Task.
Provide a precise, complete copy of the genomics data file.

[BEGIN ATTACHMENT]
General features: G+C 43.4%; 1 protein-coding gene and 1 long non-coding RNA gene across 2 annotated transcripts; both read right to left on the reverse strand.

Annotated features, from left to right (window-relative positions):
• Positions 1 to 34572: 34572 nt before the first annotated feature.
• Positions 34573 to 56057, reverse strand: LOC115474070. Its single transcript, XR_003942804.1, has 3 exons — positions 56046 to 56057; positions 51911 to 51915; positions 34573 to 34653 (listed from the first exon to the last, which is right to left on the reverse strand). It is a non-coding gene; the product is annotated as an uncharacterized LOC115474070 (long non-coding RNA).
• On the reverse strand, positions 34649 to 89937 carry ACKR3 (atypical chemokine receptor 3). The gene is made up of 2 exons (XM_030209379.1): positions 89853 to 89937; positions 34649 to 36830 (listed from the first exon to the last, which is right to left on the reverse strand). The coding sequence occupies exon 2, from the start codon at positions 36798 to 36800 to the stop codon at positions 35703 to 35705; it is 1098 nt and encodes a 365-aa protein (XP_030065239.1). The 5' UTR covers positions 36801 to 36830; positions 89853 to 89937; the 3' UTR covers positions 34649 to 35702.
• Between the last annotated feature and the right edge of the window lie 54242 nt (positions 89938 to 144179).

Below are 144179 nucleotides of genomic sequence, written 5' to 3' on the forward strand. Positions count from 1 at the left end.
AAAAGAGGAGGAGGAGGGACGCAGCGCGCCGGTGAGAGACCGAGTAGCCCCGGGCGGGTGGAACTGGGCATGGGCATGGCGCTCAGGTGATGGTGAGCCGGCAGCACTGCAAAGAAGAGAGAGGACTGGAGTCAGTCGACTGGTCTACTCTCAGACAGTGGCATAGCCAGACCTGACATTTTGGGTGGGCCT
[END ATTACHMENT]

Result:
General features: G+C 43.4%; 1 protein-coding gene and 1 long non-coding RNA gene across 2 annotated transcripts; both read right to left on the reverse strand.

Annotated features, from left to right (window-relative positions):
• Positions 1 to 34572: 34572 nt before the first annotated feature.
• Positions 34573 to 56057, reverse strand: LOC115474070. Its single transcript, XR_003942804.1, has 3 exons — positions 56046 to 56057; positions 51911 to 51915; positions 34573 to 34653 (listed from the first exon to the last, which is right to left on the reverse strand). It is a non-coding gene; the product is annotated as an uncharacterized LOC115474070 (long non-coding RNA).
• On the reverse strand, positions 34649 to 89937 carry ACKR3 (atypical chemokine receptor 3). The gene is made up of 2 exons (XM_030209379.1): positions 89853 to 89937; positions 34649 to 36830 (listed from the first exon to the last, which is right to left on the reverse strand). The coding sequence occupies exon 2, from the start codon at positions 36798 to 36800 to the stop codon at positions 35703 to 35705; it is 1098 nt and encodes a 365-aa protein (XP_030065239.1). The 5' UTR covers positions 36801 to 36830; positions 89853 to 89937; the 3' UTR covers positions 34649 to 35702.
• Between the last annotated feature and the right edge of the window lie 54242 nt (positions 89938 to 144179).

Below are 144179 nucleotides of genomic sequence, written 5' to 3' on the forward strand. Positions count from 1 at the left end.
AAAAGAGGAGGAGGAGGGACGCAGCGCGCCGGTGAGAGACCGAGTAGCCCCGGGCGGGTGGAACTGGGCATGGGCATGGCGCTCAGGTGATGGTGAGCCGGCAGCACTGCAAAGAAGAGAGAGGACTGGAGTCAGTCGACTGGTCTACTCTCAGACAGTGGCATAGCCAGACCTGACATTTTGGGTGGGCCT